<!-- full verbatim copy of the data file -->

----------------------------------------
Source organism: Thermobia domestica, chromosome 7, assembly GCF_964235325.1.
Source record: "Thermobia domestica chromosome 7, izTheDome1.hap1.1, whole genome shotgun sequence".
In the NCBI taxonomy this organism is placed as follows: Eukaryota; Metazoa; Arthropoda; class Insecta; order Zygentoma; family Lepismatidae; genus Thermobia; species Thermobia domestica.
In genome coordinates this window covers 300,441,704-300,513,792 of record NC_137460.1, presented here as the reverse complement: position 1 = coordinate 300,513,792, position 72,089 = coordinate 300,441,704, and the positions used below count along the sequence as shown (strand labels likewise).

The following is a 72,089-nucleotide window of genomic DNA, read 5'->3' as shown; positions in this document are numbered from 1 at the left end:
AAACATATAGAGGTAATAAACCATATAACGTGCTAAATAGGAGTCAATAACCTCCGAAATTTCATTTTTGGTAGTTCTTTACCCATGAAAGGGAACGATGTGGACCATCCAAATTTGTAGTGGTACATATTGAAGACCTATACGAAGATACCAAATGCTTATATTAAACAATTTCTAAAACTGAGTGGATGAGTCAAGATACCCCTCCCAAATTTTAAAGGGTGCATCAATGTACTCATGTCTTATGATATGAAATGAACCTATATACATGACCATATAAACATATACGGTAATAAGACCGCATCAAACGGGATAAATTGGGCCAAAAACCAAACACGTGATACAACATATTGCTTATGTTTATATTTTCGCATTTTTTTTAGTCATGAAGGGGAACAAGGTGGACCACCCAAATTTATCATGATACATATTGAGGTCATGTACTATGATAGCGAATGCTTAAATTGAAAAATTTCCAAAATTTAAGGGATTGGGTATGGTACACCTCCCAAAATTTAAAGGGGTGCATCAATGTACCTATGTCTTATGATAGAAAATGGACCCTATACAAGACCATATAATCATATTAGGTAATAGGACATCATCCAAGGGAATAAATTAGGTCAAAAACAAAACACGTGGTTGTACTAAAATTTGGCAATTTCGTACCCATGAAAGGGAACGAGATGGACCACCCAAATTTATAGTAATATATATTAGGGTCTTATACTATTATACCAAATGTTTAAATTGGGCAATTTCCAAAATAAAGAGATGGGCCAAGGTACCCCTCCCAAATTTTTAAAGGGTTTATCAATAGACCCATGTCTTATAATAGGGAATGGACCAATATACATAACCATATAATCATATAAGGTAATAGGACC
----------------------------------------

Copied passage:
Source organism: Thermobia domestica, chromosome 7, assembly GCF_964235325.1.
Source record: "Thermobia domestica chromosome 7, izTheDome1.hap1.1, whole genome shotgun sequence".
In the NCBI taxonomy this organism is placed as follows: Eukaryota; Metazoa; Arthropoda; class Insecta; order Zygentoma; family Lepismatidae; genus Thermobia; species Thermobia domestica.
In genome coordinates this window covers 300,441,704-300,513,792 of record NC_137460.1, presented here as the reverse complement: position 1 = coordinate 300,513,792, position 72,089 = coordinate 300,441,704, and the positions used below count along the sequence as shown (strand labels likewise).

The following is a 72,089-nucleotide window of genomic DNA, read 5'->3' as shown; positions in this document are numbered from 1 at the left end:
AAACATATAGAGGTAATAAACCATATAACGTGCTAAATAGGAGTCAATAACCTCCGAAATTTCATTTTTGGTAGTTCTTTACCCATGAAAGGGAACGATGTGGACCATCCAAATTTGTAGTGGTACATATTGAAGACCTATACGAAGATACCAAATGCTTATATTAAACAATTTCTAAAACTGAGTGGATGAGTCAAGATACCCCTCCCAAATTTTAAAGGGTGCATCAATGTACTCATGTCTTATGATATGAAATGAACCTATATACATGACCATATAAACATATACGGTAATAAGACCGCATCAAACGGGATAAATTGGGCCAAAAACCAAACACGTGATACAACATATTGCTTATGTTTATATTTTCGCATTTTTTTTAGTCATGAAGGGGAACAAGGTGGACCACCCAAATTTATCATGATACATATTGAGGTCATGTACTATGATAGCGAATGCTTAAATTGAAAAATTTCCAAAATTTAAGGGATTGGGTATGGTACACCTCCCAAAATTTAAAGGGGTGCATCAATGTACCTATGTCTTATGATAGAAAATGGACCCTATACAAGACCATATAATCATATTAGGTAATAGGACATCATCCAAGGGAATAAATTAGGTCAAAAACAAAACACGTGGTTGTACTAAAATTTGGCAATTTCGTACCCATGAAAGGGAACGAGATGGACCACCCAAATTTATAGTAATATATATTAGGGTCTTATACTATTATACCAAATGTTTAAATTGGGCAATTTCCAAAATAAAGAGATGGGCCAAGGTACCCCTCCCAAATTTTTAAAGGGTTTATCAATAGACCCATGTCTTATAATAGGGAATGGACCAATATACATAACCATATAATCATATAAGGTAATAGGACC